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Professor Cecil Chester Bozarth III, PhD:  In Memoriam

I lost a good friend on May 27, just as a son lost his father, a wife lost her husband, two parents lost a son, two sisters lost a brother, and North Carolina State University lost a witty and exceptional teacher.  Cecil Bozarth III was all of these things, and more.

I first met Cecil when he walked into our tiny doctoral student office on the campus of the University of North Carolina at Chapel Hill in August, 1988.  He pulled up in his U-Haul, (see newspaper clipping), and came over to meet us in our shared office.  Mind you, this office was tiny.  Anyone who knew Cecil knew that he was anything but a small man.  We heard him walking down the hall, whistling Dixie (or maybe a Jimmy Hendrix tune, another favorite), and as he walked in, he reached out and warmly shook my hand, nearly crushing it in his meathooks.  His loud, Georgia twang gave away his origin immediately, and upon learning that I was from Calgary, Canada, he immediately began complaining that we had stolen away his hometown NHL team, the Atlanta Hawks.  The Canuck jokes started at that moment, and continued for the next 30 years.

Cecil had some odd habits, no doubt.  He let everyone know he had a black belt in karate, and was in the habit of practicing karate kicks in the already cramped office, making all of his fellow graduate students a bit nervous.  He also began working with Professor William Berry, who had just joined UNC-Chapel Hill from the University of Iowa that semester.  Cecil’s dissertation was in the area of manufacturing strategy, and he began applying a marketing statistical tool, conjoint analysis, to the newly emerging area of operations management.  He also worked with Terry Hill, one of the gurus of manufacturing strategy from the UK, and was able to imitate his British accent to a tee.  As any doctoral student knows, working on a dissertation has its moments of extreme frustration.  After a session with Professor Berry, Cecil would enter our office in silence, pick up his desk and throw it against the wall.  No words were spoken.  Crickets.

Cecil also happened to love cars.  Mainly old vintage ones.  He first love was his light blue 1967 Ford Mustang, (all original parts).  Later in life, he reconstructed a 1937 Lincoln Zephyr Coupe, also using original parts!  (Both cars were parked out front at Cecil’s funeral, see picture).  We heard from many of his car club friends who were at the funeral, how much passion he had for this hobby.  There are probably fewer than 50 Zephyrs left anywhere in the world, so just tracking down the parts from all corners of the globe was quite a feat!  But the Mustang was his true love.  We drove it to Georgia together, and went to visit his parents in Atlanta.  I remember that trip well.

After graduate school, I went away to Michigan State for a stint from 1991-1999, and Cecil went down the road to NC State University, joining the emerging College of Management.  When he joined what is now the Poole College of Management in 1992, many of the courses were focused on Economics, with very few true management classes being offered.  He joined a group of innovators who created a vision for a business school that would provide a broad, industry integrated curriculum with a focus on technology.  He urged me to join this team, which I did in 1999.  Recognizing that the supply chain curriculum was very sparse at that time, and that we had two strong competing business schools down the road, we both recognized we needed to do something different, something that would leverage the engineering and technology base we enjoyed at State.  Together, we hatched the idea of creating the Supply Chain Resource Cooperative, formed in 1999.  The idea was that the curriculum would leverage partnerships with industry, to ensure that students came to understand the “real world” of supply chains, through an integrated industry practicum project.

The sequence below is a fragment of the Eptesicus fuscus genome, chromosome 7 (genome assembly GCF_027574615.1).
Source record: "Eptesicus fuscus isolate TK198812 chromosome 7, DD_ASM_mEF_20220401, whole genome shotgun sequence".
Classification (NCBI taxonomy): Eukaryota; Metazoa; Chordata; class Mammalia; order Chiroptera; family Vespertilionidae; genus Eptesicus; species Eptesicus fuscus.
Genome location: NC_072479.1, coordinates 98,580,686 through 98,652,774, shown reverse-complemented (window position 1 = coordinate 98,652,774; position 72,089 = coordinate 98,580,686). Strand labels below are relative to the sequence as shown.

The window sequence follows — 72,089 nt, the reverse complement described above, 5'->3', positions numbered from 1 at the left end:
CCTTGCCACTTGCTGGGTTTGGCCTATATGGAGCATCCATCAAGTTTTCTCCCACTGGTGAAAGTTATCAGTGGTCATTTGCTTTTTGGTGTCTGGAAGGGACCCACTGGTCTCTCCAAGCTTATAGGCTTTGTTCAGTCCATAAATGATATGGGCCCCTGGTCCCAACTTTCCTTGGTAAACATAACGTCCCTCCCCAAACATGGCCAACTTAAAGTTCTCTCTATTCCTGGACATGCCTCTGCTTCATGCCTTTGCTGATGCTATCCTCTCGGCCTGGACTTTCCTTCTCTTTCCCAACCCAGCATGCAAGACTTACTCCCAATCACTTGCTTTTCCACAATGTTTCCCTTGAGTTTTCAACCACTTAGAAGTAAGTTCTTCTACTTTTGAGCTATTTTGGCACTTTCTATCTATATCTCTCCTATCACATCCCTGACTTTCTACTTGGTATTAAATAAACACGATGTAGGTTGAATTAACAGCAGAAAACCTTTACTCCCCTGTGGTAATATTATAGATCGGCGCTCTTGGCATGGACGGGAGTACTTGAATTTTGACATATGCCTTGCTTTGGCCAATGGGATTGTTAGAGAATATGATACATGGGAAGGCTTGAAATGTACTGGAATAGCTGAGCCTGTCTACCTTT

The first companies to join were John Deere, Duke Energy, GSK, General Motors, Bechtel, Bayer, and Caterpillar.  Many of these companies are still partners today.

What NC State will miss most about Cecil is his role as a teacher, his true passion.   He loved to sit and talk to students, and spent hours working on our co-authored textbook to get it just right.  One thing he used to say to me was, “We have to teach to kids, who are maybe from a small town or farm in North Carolina or somewhere else, what a supply chain looks like.  Most of these kids don’t even know what it means.  We have to express it to them in terms that are simple and direct, using examples that students can understand in their world, and encourage them to learn about supply chains by making it real to them.”  Our textbook is populated with those examples, and will live on.

Cecil really embodied the vision of “Think and Do” that permeates the Poole College of Management.  He lived it.  And he did it with a sense of humor that was always quick and witty, and if you weren’t paying attention, his jokes would fly right over your head.  Students loved him for many reasons, but his sense of humor was perhaps his most remarkable quality.  He was known around the globe.  I Skyped with a professor in the UK  today who visited Cecil to work on a project last year.  Cecil and Andrea invited this stranger into their home to stay  for a week!  He was very sad, as were many people everywhere, to hear that this dear friend had passed.

This week the Poole College of Management has received pledges to fund the Cecil Bozarth Memorial Scholarship Fund.  It is one way that the students who come to NC State will perhaps stop, and think about what Cecil Chester Bozarth III accomplished in laying the foundations for this great college.  I’ll miss you Chester (P.S. I know you how you hated that name!)